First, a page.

Here, he’s an ad-libbing engine for a two-act locomotive that does not pause for a breath, said Hackett.
Upon arriving in town, Hackett scours the local newspapers for headlines to incorporate into the evening’s proceedings, in an effort to avoid pat “How did all of these people get in my room?” routines.
“Like Joey Bishop, he allows for whatever is happening to become a part of the show — to be in the moment,” said Miller. “He’s the thread that holds the show together.”
“A lot of people forget just what he did,” said Hackett. “If you look at those other shows, none of those shows have a Joey. No one seemed to understand what he did. But I understand what he did. Because I grew up with him.”
Indeed, it was Bishop who planted the idea for the show with a single phone call.
“The story is that one day Joey called Sandy up and said that HBO was doing a movie about The Rat Pack and he thought Sandy would be perfect to play him,” Miller recalled. “Sandy said, ‘Great, who do I call?’ And Joey said, ‘I dunno. Nobody called me.’”
While Bishop’s influence on the 1998 HBO project was nil (the role ultimately went to Bobby Slayton), the fact that one of Hackett’s idols had hand-picked him sparked a concept, and then a creation, that continues this weekend in North Bethesda.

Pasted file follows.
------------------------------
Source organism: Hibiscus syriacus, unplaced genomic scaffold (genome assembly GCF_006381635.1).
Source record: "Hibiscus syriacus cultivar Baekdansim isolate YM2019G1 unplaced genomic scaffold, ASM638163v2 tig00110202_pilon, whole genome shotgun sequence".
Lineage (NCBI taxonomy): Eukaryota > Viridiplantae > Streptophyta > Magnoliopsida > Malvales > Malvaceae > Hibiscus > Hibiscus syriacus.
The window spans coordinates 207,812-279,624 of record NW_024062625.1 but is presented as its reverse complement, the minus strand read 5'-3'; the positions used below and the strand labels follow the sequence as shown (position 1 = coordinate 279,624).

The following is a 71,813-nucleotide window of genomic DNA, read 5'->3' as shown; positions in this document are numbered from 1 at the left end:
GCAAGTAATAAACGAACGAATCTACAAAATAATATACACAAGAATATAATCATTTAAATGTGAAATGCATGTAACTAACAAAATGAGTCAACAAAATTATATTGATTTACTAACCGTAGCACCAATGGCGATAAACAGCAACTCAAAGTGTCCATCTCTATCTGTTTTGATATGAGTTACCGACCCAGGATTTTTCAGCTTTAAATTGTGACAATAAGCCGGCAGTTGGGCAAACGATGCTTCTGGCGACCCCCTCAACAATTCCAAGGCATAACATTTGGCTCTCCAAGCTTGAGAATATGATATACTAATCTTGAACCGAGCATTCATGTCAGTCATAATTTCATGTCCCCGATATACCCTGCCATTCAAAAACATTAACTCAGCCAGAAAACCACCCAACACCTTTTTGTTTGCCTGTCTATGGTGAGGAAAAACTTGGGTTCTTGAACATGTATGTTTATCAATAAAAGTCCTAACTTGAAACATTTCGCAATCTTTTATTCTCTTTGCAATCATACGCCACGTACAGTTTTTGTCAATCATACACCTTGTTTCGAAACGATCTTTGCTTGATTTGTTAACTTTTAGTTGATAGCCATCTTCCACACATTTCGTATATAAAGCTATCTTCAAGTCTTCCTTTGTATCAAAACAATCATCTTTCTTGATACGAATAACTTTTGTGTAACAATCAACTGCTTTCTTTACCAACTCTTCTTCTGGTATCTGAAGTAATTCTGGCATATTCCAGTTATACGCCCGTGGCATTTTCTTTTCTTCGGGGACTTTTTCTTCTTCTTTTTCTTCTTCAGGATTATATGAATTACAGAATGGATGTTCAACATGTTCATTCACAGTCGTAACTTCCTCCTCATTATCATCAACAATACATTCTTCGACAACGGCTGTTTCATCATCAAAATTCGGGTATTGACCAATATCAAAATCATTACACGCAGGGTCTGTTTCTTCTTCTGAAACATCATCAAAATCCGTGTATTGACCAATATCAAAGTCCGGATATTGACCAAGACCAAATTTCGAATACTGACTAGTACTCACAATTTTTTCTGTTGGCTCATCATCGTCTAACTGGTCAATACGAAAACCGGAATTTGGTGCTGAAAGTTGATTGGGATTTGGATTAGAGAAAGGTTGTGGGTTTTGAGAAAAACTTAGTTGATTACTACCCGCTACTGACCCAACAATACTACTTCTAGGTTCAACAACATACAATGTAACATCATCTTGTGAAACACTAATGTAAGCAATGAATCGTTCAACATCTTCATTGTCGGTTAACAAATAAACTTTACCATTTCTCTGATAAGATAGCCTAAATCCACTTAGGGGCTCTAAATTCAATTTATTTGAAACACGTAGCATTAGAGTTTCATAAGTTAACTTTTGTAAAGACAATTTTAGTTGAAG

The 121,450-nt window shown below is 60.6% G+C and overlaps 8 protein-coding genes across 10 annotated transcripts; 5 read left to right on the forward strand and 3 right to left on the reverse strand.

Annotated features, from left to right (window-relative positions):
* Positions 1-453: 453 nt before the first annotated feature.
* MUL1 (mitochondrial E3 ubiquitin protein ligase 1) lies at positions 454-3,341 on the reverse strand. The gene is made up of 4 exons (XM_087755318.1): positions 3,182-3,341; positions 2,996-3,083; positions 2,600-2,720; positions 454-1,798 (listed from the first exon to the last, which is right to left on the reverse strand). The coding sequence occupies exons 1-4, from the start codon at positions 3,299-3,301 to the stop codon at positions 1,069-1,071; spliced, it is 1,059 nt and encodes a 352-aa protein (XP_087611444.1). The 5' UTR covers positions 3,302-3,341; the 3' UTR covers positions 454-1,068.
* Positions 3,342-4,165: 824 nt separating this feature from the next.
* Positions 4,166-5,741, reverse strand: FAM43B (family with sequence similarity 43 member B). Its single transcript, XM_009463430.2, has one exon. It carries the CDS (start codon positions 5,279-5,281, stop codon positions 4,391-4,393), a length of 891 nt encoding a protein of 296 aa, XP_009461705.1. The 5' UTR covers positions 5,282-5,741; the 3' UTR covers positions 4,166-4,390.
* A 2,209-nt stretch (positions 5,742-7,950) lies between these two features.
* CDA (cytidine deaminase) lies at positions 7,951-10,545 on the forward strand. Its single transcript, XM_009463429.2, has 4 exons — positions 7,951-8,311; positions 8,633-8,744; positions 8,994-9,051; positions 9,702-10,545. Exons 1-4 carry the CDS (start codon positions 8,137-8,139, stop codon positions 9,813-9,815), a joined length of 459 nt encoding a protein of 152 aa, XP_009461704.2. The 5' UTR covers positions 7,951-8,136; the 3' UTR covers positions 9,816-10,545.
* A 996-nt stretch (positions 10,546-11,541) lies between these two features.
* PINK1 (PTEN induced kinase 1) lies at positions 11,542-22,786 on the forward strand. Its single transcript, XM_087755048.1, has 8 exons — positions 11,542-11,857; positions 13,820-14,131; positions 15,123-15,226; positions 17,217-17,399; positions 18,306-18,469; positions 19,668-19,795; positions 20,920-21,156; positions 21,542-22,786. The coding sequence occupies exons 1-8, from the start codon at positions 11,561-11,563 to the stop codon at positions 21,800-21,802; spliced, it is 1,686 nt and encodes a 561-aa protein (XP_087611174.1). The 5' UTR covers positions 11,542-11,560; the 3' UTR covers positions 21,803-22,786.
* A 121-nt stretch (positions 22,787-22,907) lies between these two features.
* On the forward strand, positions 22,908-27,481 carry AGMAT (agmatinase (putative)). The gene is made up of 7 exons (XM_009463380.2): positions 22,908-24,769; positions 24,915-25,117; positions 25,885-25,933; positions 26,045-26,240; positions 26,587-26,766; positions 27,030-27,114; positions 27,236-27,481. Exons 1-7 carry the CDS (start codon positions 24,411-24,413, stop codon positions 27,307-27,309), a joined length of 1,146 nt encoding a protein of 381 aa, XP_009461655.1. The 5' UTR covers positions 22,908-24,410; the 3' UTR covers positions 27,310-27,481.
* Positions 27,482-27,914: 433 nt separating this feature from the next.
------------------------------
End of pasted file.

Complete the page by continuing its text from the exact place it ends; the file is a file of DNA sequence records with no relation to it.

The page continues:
But — Miller and Hackett are both quick to stress — it is not a tribute show, a term that, to them, calls to mind pale, impersonal imitation.
“The focus [of our show] is on the essence, the camaraderie and the cohesiveness of what they did,” Hackett said. “... We’re trying to give you the savoir-faire and the charisma of these performers. You can’t be those guys. Those guys were those guys.”
Asked if he’s gleaned anything new about Bishop and his father while stepping into their shoes, Hackett pauses.
“They were just people,” he said. “With extraordinary talent.”
“People think the Rat Pack era lasted a few years,” he continued. “It didn’t. It lasted 30 days. They were shooting a film called ‘Ocean’s 11’ on the Las Vegas strip, and Frank said, ‘We’ll shoot the film during the day and perform at the hotel at night and this is going to be fun.’”
“And that’s what it was.”